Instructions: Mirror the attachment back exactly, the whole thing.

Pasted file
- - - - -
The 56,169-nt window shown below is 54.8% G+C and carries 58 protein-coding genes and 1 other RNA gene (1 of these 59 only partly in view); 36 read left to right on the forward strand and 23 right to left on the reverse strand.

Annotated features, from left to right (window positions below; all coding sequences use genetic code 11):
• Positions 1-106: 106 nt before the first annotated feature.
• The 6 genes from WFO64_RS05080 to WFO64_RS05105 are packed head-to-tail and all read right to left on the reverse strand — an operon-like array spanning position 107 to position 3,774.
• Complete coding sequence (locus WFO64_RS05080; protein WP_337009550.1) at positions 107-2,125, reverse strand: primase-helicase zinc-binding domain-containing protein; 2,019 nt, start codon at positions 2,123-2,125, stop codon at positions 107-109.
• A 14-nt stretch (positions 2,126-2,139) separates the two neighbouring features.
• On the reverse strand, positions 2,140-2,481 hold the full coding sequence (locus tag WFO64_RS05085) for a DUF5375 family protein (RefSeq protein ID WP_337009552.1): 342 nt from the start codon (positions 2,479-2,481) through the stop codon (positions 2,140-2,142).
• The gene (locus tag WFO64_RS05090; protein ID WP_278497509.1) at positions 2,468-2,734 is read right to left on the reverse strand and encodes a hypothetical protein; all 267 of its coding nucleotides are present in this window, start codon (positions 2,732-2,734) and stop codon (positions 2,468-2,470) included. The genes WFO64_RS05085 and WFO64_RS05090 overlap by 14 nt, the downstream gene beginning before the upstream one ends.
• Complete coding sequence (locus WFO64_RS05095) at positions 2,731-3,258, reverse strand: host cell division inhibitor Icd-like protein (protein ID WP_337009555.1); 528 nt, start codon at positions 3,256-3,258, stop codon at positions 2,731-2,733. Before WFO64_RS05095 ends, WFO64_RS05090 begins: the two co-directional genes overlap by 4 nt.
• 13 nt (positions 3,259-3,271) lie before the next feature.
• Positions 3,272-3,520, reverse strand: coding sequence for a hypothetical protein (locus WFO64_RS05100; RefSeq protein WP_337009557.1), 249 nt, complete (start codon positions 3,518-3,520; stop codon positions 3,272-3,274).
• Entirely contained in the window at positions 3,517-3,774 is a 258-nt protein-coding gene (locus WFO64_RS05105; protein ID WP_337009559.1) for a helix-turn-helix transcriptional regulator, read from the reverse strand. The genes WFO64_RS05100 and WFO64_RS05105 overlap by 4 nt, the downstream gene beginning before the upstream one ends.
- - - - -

The 56,169-nt window shown below is 54.8% G+C and carries 58 protein-coding genes and 1 other RNA gene (1 of these 59 only partly in view); 36 read left to right on the forward strand and 23 right to left on the reverse strand.

Annotated features, from left to right (window positions below; all coding sequences use genetic code 11):
• Positions 1-106: 106 nt before the first annotated feature.
• The 6 genes from WFO64_RS05080 to WFO64_RS05105 are packed head-to-tail and all read right to left on the reverse strand — an operon-like array spanning position 107 to position 3,774.
• Complete coding sequence (locus WFO64_RS05080; protein WP_337009550.1) at positions 107-2,125, reverse strand: primase-helicase zinc-binding domain-containing protein; 2,019 nt, start codon at positions 2,123-2,125, stop codon at positions 107-109.
• A 14-nt stretch (positions 2,126-2,139) separates the two neighbouring features.
• On the reverse strand, positions 2,140-2,481 hold the full coding sequence (locus tag WFO64_RS05085) for a DUF5375 family protein (RefSeq protein ID WP_337009552.1): 342 nt from the start codon (positions 2,479-2,481) through the stop codon (positions 2,140-2,142).
• The gene (locus tag WFO64_RS05090; protein ID WP_278497509.1) at positions 2,468-2,734 is read right to left on the reverse strand and encodes a hypothetical protein; all 267 of its coding nucleotides are present in this window, start codon (positions 2,732-2,734) and stop codon (positions 2,468-2,470) included. The genes WFO64_RS05085 and WFO64_RS05090 overlap by 14 nt, the downstream gene beginning before the upstream one ends.
• Complete coding sequence (locus WFO64_RS05095) at positions 2,731-3,258, reverse strand: host cell division inhibitor Icd-like protein (protein ID WP_337009555.1); 528 nt, start codon at positions 3,256-3,258, stop codon at positions 2,731-2,733. Before WFO64_RS05095 ends, WFO64_RS05090 begins: the two co-directional genes overlap by 4 nt.
• 13 nt (positions 3,259-3,271) lie before the next feature.
• Positions 3,272-3,520, reverse strand: coding sequence for a hypothetical protein (locus WFO64_RS05100; RefSeq protein WP_337009557.1), 249 nt, complete (start codon positions 3,518-3,520; stop codon positions 3,272-3,274).
• Entirely contained in the window at positions 3,517-3,774 is a 258-nt protein-coding gene (locus WFO64_RS05105; protein ID WP_337009559.1) for a helix-turn-helix transcriptional regulator, read from the reverse strand. The genes WFO64_RS05100 and WFO64_RS05105 overlap by 4 nt, the downstream gene beginning before the upstream one ends.